NTS Time Server ntp.bollar.com

Martin Boissonneault dev at ve2mrx.dyndns.info
Mon Mar 23 21:22:53 UTC 2020

Hi Hal,

The ARP comment referred to another ntp.conf comment higher up:

# *** NOTE: by default, the ARP cache flushes after 60 seconds. If so, use maxpoll 5 ***
# *** I modified the ARP flush on rPi to 65sec, so maxpoll 6  (64s) is should be OK ***
# /etc/sysctl.d/ net.ipv4.neigh.default.gc_stale_time = 65

It was inspired from my interpretation of 

>       ARP is the sound of your server choking
> By default ntpd and chronyd poll remote servers every 64 seconds. This 
> is an unfortunate choice. Linux by default only keeps an ARP table 
> entry for 60 seconds, anytime thereafter it may be flushed.
> If the ARP table has flushed the entry for a remote peer or server 
> then when the NTP server sends a request to the remote server an 
> entire ARP cycle will be added to the NTP packet round trip time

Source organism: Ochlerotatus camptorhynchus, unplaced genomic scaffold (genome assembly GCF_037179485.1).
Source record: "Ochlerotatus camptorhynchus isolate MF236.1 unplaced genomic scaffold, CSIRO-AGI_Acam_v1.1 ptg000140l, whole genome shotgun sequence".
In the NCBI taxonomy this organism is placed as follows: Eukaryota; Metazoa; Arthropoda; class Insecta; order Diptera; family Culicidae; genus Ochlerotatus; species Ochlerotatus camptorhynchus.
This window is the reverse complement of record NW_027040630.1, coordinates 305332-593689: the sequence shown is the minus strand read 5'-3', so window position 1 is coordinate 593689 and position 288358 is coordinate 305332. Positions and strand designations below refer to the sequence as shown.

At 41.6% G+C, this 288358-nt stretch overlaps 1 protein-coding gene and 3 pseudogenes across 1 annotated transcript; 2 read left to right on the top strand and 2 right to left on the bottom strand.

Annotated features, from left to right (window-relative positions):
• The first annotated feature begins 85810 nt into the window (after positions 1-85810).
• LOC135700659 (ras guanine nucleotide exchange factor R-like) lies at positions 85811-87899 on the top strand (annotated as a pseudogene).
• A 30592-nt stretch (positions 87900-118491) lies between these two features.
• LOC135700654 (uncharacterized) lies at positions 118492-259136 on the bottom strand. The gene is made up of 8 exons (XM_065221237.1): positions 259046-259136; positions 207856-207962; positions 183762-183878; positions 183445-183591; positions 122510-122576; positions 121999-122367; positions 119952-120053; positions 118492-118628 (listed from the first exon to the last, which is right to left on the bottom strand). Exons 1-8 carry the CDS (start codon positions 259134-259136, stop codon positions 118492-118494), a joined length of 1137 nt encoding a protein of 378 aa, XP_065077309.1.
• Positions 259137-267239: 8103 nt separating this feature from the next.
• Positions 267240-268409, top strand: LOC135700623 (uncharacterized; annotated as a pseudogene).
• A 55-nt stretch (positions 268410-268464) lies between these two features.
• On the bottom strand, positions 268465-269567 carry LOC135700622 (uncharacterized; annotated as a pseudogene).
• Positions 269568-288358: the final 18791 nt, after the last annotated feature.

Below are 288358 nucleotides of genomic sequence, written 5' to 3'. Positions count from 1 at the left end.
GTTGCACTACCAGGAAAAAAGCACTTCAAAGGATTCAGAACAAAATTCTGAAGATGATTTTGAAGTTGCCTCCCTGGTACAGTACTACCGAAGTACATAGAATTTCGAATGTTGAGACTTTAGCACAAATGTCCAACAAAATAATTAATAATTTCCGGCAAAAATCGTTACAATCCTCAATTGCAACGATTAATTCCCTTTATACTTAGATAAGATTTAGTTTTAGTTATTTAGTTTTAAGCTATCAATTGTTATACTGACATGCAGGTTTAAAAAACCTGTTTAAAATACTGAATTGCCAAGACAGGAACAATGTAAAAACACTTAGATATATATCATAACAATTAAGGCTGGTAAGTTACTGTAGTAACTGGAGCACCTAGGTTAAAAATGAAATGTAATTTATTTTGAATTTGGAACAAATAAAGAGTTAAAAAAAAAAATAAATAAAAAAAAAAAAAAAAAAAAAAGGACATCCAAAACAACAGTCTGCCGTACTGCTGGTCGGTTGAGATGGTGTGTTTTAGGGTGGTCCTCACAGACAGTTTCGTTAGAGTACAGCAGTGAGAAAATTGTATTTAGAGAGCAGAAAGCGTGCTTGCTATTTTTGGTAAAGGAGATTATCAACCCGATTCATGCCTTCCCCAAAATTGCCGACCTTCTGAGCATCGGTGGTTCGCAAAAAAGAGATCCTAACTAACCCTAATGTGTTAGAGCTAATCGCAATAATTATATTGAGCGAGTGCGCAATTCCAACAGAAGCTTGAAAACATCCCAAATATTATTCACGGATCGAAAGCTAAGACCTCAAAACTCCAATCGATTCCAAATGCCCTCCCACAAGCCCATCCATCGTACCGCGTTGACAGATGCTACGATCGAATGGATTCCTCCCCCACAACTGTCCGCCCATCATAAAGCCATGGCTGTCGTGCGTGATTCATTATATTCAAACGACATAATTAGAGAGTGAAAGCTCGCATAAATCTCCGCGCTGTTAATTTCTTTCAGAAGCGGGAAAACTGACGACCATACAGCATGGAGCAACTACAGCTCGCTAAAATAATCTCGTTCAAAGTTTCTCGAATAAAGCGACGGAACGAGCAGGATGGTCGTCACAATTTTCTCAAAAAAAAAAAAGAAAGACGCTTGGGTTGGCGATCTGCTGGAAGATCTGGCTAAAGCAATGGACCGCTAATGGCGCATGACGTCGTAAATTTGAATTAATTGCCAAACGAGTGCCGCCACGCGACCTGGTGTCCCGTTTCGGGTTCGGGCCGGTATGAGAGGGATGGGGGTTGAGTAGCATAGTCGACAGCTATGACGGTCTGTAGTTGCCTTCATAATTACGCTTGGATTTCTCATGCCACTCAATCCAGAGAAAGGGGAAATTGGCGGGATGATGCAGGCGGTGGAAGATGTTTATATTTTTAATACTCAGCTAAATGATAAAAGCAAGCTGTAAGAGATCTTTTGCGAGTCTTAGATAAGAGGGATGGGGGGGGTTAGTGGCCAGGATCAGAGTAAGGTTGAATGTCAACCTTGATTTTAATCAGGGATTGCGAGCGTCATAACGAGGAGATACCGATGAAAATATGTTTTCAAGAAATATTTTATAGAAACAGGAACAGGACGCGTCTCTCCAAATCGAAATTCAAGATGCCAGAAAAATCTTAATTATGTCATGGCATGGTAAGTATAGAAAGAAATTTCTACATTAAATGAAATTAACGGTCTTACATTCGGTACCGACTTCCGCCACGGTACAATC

> (RTT). This will throw off the time measurements to servers on the 
> local lan.
> On a RaspberryPi ARP has been shown to impact the remote offset by up 
> to 600 uSec in some rare cases.
> The solution is the same for both ntpd and chronyd, add the "maxpoll 
> 5" command to any 'server" or "peer directive. This will cause the 
> maximum polling period to be 32 seconds, well under the 60 second ARP 
> timeout.
My understanding is that after /net.ipv4.neigh.default.gc_stale_time/'s 
default of 60 seconds, the ARP cache entry /might /be flushed. If the 
poll time is 64s and the cache has been flushed, an ARP request has to 
be sent and replied to by my local router before the actual NTP packet 
can be sent. This would introduce delays, and maybe this asymmetric RTT 
delay could induce additional error every time the server is polled. By 
limiting the poll interval to something less than 
/net.ipv4.neigh.default.gc_stale_time/, this extra RTT delay can be 

My Pi is not currently dedicated to time duty, and there is a constant 
flow of packets, so I might not need it, but from what I understand, it 
is prudent. I'm not an ARP, Debian/Raspbian or NTP expert, but I did dig 
a bit in Ethernet packets in the past. It's only a personal 
interpretation of the voodoo of it all, so I could be wrong.


On 2020-03-21 02:04, Hal Murray wrote:
>> server time.nrc.ca 	maxpoll 6 	# For ARP reasons, set maxpoll 6 -> 64s
> What's with the ARP comment?  You aren't ARPing for that host but rather your
> next hop router headed that way?
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